One of these might just be the next spot for your family portraits!
Thinking about new places to bring your family? Want to explore another site for family photo sessions? There are a number of factors that might help you decide where to go--time of day, the type of light, the openness of the location, or even the volume of people-traffic in the area. 2017 brought me to some new locations in Maine and Massachusetts that I want to share with you! Starting with literally my backyard...
1. My Neighbor's Fields, Pownal
There are many beautiful, well-kept fields used for haying surrounding my home. I have permission to photograph on them and have taken advantage this year with my mini-sessions and full sessions.
Fields offer so many possibilities, particularly if you are looking for a backdrop that won't compete with the subject of the photo. Here, you can keep the focus on the face, and the slightly out of focus background hints at the idyllic setting. The open space provides opportunity for both passive close-ups and more active shots of your family in motion.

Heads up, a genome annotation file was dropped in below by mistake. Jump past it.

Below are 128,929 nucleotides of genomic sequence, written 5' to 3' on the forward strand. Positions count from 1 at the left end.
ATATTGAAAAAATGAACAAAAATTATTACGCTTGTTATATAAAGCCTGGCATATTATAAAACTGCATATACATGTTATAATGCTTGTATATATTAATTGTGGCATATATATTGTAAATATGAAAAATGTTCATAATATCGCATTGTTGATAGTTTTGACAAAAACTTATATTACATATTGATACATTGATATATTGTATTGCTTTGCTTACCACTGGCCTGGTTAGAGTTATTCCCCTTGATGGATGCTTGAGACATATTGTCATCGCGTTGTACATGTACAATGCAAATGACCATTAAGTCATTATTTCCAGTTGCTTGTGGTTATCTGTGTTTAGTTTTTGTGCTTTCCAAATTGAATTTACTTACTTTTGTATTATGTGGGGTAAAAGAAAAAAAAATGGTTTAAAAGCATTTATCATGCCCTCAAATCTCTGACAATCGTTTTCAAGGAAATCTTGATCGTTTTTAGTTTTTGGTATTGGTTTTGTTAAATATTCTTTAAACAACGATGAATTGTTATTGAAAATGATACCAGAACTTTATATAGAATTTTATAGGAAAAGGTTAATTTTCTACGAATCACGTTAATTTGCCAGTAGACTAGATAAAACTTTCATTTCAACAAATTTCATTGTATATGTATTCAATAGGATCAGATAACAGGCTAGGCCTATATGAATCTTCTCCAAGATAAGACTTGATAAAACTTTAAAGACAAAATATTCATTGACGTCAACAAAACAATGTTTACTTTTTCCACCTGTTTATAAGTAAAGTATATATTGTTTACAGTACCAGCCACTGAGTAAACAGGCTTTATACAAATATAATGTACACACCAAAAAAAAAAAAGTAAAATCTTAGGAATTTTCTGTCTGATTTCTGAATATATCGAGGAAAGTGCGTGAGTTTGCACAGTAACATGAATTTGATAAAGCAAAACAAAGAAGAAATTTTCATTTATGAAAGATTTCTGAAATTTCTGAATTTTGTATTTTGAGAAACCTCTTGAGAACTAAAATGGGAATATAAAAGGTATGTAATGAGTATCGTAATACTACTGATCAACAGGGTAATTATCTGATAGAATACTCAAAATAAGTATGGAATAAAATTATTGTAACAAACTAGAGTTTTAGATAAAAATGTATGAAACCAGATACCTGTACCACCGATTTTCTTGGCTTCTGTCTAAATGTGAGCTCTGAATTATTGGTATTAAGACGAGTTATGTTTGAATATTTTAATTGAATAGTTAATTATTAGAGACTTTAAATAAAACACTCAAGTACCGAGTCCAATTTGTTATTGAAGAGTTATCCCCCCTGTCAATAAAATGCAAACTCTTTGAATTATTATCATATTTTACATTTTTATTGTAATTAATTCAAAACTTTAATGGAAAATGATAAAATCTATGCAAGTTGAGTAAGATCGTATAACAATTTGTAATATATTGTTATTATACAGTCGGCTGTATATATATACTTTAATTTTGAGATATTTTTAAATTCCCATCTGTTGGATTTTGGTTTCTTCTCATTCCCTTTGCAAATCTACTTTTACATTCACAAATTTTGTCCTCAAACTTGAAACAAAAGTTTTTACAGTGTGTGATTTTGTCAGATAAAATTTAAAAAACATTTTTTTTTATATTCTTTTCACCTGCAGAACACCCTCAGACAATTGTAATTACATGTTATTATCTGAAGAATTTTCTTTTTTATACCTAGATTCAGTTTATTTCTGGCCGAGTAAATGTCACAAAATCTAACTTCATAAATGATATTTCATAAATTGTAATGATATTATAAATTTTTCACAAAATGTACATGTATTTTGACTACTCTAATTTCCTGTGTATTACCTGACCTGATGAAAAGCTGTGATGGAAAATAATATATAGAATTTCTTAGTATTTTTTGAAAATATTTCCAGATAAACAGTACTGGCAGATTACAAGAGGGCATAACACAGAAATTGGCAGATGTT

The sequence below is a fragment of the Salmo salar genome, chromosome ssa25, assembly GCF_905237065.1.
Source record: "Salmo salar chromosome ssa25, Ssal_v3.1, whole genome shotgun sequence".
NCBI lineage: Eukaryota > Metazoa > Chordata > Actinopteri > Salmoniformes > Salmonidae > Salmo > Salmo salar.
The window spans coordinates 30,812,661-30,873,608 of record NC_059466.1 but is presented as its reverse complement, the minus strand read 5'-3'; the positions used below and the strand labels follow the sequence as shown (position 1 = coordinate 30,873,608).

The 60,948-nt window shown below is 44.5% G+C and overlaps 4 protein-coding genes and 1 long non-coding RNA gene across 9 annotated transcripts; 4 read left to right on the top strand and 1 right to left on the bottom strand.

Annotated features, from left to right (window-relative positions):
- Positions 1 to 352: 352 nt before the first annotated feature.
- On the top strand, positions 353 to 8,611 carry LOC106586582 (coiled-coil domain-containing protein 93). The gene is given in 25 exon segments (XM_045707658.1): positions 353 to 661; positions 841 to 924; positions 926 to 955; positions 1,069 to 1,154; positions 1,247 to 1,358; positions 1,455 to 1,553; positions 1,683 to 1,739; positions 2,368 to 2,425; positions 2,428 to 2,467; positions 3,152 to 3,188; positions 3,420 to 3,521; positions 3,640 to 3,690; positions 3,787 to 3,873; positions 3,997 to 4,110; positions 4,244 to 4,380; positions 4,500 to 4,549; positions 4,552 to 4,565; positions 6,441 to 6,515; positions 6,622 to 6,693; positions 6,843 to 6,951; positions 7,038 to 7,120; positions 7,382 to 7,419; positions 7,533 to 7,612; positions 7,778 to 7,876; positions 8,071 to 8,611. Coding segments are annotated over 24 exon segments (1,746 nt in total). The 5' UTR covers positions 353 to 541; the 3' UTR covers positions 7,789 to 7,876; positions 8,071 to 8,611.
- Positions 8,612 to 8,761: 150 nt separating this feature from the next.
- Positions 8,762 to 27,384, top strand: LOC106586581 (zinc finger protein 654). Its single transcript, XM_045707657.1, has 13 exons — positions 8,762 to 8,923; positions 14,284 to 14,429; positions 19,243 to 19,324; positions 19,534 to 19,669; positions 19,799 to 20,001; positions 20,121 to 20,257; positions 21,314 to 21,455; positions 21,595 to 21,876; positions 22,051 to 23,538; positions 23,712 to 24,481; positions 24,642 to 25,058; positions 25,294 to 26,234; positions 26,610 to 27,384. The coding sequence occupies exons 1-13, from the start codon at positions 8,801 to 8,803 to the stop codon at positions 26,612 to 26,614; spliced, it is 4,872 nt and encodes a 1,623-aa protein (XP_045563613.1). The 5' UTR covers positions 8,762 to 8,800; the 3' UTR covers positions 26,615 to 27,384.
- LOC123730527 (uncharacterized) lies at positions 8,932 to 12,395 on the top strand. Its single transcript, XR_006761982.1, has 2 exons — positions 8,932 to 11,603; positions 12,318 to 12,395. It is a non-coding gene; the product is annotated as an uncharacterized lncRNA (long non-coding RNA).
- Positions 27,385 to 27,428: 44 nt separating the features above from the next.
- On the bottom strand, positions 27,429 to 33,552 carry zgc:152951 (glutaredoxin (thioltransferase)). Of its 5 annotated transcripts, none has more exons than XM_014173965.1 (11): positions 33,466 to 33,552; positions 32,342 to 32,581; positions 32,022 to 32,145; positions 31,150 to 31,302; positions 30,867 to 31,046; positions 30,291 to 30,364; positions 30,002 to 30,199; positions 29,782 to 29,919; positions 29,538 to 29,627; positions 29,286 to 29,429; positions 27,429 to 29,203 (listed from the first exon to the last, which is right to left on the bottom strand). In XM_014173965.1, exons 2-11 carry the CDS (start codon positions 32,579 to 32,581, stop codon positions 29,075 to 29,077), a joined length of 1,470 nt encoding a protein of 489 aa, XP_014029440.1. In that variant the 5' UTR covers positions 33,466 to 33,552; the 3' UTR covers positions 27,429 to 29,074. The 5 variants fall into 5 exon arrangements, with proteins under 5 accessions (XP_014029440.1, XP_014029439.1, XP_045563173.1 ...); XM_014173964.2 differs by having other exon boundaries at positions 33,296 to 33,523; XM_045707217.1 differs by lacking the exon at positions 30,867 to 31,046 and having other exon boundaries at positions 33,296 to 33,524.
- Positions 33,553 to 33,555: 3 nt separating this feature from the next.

These fields are beautiful all year round. Images featured here are from the fall, as you can see by the row of hay bales. But wildflower blossoms in spring and summer also offer beautiful splashes of color to complement the smiles of your group.
I have longed for years to photograph rolling hills ending in a Maine sunset. I found that vista at Merrill Farmhouse last Fall with Lauren and Travis’s wedding (thanks to Black Tie Catering through Pineland Farms).
Similar to fields that can offer a sweeping view, this working farm is teeming with both clean backdrops and visually interesting details. Sunlight shades the expanse and depth of the rolling hills as the day progresses and sunsets are simply spectacular when framed with the clean lines of white wooden fences. Livestock in the background bring levity to images and hint at lifestyles based on agriculture and tradition.